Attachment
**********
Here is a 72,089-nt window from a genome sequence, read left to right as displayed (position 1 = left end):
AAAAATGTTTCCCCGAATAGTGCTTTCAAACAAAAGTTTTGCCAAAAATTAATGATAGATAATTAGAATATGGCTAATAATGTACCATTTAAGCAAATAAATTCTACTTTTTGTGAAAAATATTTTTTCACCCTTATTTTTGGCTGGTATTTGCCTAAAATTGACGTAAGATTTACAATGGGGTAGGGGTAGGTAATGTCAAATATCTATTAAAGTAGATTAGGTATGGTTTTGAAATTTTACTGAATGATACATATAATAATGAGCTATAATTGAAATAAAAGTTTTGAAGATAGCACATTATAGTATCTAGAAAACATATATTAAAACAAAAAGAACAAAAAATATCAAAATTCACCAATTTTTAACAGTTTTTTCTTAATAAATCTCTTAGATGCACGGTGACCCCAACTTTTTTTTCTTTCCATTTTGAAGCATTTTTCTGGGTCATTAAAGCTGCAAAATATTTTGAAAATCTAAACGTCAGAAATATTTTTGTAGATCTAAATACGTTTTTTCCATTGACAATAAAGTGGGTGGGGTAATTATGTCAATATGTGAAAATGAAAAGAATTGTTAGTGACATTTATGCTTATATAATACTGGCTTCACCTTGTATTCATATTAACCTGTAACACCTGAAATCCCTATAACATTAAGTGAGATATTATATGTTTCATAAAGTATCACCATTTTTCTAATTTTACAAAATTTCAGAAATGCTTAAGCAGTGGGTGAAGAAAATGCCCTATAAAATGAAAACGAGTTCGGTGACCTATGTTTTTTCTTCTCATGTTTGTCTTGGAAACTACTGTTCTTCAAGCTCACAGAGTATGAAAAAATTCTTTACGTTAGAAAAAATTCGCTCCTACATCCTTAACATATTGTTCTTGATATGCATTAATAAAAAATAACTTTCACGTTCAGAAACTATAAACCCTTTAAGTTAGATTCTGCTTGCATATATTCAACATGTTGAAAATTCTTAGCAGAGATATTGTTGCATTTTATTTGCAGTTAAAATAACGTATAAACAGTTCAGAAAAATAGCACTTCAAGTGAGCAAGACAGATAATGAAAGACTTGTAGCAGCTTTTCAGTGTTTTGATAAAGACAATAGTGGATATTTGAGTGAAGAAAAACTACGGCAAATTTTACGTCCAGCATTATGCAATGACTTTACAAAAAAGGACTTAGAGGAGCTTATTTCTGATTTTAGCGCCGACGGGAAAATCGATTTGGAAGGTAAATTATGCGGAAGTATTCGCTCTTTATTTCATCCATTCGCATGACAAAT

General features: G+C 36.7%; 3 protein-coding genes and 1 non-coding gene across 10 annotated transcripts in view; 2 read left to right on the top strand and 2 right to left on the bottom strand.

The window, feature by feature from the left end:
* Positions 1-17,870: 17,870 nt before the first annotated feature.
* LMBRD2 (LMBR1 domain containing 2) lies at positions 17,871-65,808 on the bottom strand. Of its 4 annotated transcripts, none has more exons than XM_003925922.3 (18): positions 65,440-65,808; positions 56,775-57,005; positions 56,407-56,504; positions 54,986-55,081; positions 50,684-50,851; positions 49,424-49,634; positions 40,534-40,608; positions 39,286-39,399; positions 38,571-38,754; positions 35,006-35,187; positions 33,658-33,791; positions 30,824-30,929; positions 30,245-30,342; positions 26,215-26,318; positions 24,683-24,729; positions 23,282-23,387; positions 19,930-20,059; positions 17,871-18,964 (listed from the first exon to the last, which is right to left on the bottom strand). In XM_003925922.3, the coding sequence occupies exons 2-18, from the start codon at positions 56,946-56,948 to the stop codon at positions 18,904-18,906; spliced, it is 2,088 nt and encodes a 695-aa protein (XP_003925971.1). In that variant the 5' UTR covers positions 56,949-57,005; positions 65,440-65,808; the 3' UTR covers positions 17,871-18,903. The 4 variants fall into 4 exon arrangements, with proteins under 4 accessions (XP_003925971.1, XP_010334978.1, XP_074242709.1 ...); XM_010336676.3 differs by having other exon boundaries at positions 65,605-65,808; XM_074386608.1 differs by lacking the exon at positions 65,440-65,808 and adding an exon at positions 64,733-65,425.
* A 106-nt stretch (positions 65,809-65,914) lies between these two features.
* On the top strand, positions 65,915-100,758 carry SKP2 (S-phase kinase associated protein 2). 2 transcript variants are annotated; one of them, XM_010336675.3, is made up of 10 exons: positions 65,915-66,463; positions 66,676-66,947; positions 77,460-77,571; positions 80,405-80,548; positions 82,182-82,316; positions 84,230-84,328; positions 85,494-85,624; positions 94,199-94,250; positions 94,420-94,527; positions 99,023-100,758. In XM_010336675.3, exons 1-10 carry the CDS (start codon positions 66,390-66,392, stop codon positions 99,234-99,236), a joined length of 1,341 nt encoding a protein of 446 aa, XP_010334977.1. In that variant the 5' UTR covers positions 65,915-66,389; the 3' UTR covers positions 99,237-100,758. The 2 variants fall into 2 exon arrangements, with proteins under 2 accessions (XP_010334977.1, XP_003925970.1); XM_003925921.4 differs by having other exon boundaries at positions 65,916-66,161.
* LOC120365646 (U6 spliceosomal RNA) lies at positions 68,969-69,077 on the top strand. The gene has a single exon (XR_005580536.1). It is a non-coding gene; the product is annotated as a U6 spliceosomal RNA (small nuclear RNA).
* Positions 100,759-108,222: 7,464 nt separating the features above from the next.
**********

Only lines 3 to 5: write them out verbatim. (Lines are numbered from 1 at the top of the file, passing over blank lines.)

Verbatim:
General features: G+C 36.7%; 3 protein-coding genes and 1 non-coding gene across 10 annotated transcripts in view; 2 read left to right on the top strand and 2 right to left on the bottom strand.

The window, feature by feature from the left end:
* Positions 1-17,870: 17,870 nt before the first annotated feature.